As Merrill hands its brokers more new resources, it remains heavy-handed in making sure those brokers stay loyal. It requires new recruits to sign a draconian agreement pledging that if they leave Merrill, they won't contact their clients for a year. When a broker leaves, says Merrill, the firm typically keeps 60% of his accounts. That's extraordinary; usually brokers who walk take their clients along. "It's a dirty little secret," says an attorney who represents ex-Merrill brokers, "but a brilliant strategy."

Tully is aiming as well to establish the firm at the top of the institutional business. By 2005, he wants trading and investment banking to generate $16 billion in revenue (in 1995 it was $3.8 billion).

BUT MERRILL has a weakness. It's still struggling in one of the most lucrative aspects of the business--advising corporations on mergers and acquisitions. Merrill is especially weak with the Fortune 200. Morgan Stanley and Goldman Sachs have spent decades establishing close relationships with the CEOs of companies like Ford and GM. "We don't have the school ties," grouses Tully. What's more, Merrill rarely raids other firms for star investment bankers.

Yet at raising money for corporations, Merrill is a titan. Because Merrill Lynch trades 13% of the shares in Wal-Mart, 11% in Chrysler, and 12% in Goodyear, it's a logical choice for someone seeking an underwriter. Its institutional sales force knows just who's buying and selling the stock, and why. Corporations rely on Merrill to place their shares with the big buyers, at the best prices. Another strength is its vast retail distribution. That appeals strongly to Callaway Golf, which Merrill took public in 1992. "If you want your stock substantially held by both the public and institutions, Merrill is tops," says CEO Ely Callaway. "They treated us like IBM." The computer giant likes Merrill too: "If there's a retail component to a deal," says its former CFO Jerome York, "you must use Merrill Lynch."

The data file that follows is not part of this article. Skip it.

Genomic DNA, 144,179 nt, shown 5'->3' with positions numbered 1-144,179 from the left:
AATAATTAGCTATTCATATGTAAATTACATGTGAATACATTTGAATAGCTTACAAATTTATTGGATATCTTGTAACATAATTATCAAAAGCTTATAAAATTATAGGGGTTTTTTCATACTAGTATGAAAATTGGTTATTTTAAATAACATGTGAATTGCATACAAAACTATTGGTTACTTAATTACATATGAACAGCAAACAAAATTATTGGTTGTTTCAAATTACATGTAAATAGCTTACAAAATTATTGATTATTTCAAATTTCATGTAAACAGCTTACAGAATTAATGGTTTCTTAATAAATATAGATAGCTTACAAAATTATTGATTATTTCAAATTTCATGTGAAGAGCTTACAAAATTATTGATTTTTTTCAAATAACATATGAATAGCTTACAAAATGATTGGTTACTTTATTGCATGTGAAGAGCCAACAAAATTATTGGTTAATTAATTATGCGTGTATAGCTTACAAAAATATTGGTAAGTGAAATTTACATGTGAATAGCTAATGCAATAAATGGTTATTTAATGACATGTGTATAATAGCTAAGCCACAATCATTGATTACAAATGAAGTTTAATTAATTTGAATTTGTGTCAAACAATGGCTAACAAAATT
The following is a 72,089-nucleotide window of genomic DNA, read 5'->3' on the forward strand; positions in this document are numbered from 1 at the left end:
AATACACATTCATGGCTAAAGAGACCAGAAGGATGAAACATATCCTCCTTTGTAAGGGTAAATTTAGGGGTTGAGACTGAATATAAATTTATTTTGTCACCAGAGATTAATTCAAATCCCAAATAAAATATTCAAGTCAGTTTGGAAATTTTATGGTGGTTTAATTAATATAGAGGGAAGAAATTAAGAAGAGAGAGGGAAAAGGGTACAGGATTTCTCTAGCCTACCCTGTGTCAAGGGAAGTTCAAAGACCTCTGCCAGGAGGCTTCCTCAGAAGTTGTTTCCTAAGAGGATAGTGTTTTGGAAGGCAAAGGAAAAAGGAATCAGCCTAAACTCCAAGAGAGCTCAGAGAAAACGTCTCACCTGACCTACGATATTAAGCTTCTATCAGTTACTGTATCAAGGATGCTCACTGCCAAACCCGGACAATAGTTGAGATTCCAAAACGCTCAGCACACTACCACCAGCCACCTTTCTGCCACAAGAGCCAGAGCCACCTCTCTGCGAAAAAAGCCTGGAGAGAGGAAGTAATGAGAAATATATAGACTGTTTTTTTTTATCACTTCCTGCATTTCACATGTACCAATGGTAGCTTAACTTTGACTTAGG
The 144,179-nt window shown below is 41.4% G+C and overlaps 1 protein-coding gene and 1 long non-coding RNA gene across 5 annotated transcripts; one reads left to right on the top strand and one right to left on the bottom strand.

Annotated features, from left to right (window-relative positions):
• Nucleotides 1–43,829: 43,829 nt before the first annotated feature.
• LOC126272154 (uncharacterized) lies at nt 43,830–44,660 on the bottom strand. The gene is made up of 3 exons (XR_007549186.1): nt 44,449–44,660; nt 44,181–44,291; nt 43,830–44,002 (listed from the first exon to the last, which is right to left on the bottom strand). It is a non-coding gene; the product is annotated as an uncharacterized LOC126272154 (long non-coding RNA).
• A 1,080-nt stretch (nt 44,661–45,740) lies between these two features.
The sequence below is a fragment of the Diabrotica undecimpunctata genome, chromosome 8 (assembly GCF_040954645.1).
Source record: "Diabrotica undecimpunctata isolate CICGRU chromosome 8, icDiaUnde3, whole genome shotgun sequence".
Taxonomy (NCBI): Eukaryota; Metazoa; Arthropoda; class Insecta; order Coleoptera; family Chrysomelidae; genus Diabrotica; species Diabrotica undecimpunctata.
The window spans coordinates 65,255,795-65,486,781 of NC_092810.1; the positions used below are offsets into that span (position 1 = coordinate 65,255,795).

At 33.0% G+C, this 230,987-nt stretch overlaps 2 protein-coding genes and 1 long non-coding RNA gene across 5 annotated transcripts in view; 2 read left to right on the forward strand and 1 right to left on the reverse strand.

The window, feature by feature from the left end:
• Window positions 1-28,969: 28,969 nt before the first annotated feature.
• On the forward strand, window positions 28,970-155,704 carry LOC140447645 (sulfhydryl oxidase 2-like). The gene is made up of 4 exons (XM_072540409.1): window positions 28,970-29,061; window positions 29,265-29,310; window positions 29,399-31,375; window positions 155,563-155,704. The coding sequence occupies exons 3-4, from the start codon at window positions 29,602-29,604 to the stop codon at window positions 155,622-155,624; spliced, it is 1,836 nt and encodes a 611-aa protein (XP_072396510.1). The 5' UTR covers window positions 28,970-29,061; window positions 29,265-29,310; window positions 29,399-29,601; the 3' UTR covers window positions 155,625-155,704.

Tully--who may step down as CEO next year, then serve a year as chairman--is grooming a successor in his own image. Komansky is a bear-shaped former broker who grew up in a tenement in the Bronx. A photo of the building still hangs on his office wall. "I look at it every time I start believing my own bullshit," jokes Komansky. He has had a superbly well-rounded career, heading both the brokerage and the capital markets businesses. Most of all, his vision of Merrill Lynch perfectly matches Tully's. "It's like that apartment house in the Bronx," he muses. "It's always been a melting pot." Tully and Komansky--who's half Jewish--wear trademark pins. Tully's is a shamrock, Komansky's a half-shamrock.

For each, Merrill Lynch has fulfilled another dream of an Irishman--the search for a pot of gold.